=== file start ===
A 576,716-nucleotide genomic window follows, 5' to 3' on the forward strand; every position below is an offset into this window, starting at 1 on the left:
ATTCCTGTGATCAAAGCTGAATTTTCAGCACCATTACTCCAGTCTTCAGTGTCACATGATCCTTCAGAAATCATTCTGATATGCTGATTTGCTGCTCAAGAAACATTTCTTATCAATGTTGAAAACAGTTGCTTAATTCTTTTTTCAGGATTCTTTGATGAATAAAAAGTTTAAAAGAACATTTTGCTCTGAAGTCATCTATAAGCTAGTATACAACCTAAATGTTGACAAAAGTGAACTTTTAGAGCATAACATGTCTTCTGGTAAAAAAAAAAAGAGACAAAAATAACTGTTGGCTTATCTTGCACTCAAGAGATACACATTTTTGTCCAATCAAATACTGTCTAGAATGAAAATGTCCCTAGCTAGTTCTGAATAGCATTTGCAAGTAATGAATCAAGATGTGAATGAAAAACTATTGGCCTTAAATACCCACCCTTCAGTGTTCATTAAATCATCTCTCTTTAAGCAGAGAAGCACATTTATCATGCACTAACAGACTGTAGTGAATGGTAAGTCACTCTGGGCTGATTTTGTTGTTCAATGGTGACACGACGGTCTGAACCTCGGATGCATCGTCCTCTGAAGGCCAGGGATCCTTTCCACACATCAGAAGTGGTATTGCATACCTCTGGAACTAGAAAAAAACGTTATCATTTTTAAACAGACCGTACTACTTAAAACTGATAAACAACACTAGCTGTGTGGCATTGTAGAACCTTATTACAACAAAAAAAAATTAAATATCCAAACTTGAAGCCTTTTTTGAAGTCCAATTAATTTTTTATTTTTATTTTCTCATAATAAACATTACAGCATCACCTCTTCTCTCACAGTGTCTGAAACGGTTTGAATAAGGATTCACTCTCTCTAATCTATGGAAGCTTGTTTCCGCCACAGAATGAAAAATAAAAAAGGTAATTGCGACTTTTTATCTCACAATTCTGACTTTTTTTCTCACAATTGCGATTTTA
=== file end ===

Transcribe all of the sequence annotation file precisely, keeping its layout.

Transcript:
A 576,716-nucleotide genomic window follows, 5' to 3' on the forward strand; every position below is an offset into this window, starting at 1 on the left:
ATTCCTGTGATCAAAGCTGAATTTTCAGCACCATTACTCCAGTCTTCAGTGTCACATGATCCTTCAGAAATCATTCTGATATGCTGATTTGCTGCTCAAGAAACATTTCTTATCAATGTTGAAAACAGTTGCTTAATTCTTTTTTCAGGATTCTTTGATGAATAAAAAGTTTAAAAGAACATTTTGCTCTGAAGTCATCTATAAGCTAGTATACAACCTAAATGTTGACAAAAGTGAACTTTTAGAGCATAACATGTCTTCTGGTAAAAAAAAAAAGAGACAAAAATAACTGTTGGCTTATCTTGCACTCAAGAGATACACATTTTTGTCCAATCAAATACTGTCTAGAATGAAAATGTCCCTAGCTAGTTCTGAATAGCATTTGCAAGTAATGAATCAAGATGTGAATGAAAAACTATTGGCCTTAAATACCCACCCTTCAGTGTTCATTAAATCATCTCTCTTTAAGCAGAGAAGCACATTTATCATGCACTAACAGACTGTAGTGAATGGTAAGTCACTCTGGGCTGATTTTGTTGTTCAATGGTGACACGACGGTCTGAACCTCGGATGCATCGTCCTCTGAAGGCCAGGGATCCTTTCCACACATCAGAAGTGGTATTGCATACCTCTGGAACTAGAAAAAAACGTTATCATTTTTAAACAGACCGTACTACTTAAAACTGATAAACAACACTAGCTGTGTGGCATTGTAGAACCTTATTACAACAAAAAAAAATTAAATATCCAAACTTGAAGCCTTTTTTGAAGTCCAATTAATTTTTTATTTTTATTTTCTCATAATAAACATTACAGCATCACCTCTTCTCTCACAGTGTCTGAAACGGTTTGAATAAGGATTCACTCTCTCTAATCTATGGAAGCTTGTTTCCGCCACAGAATGAAAAATAAAAAAGGTAATTGCGACTTTTTATCTCACAATTCTGACTTTTTTTCTCACAATTGCGATTTTA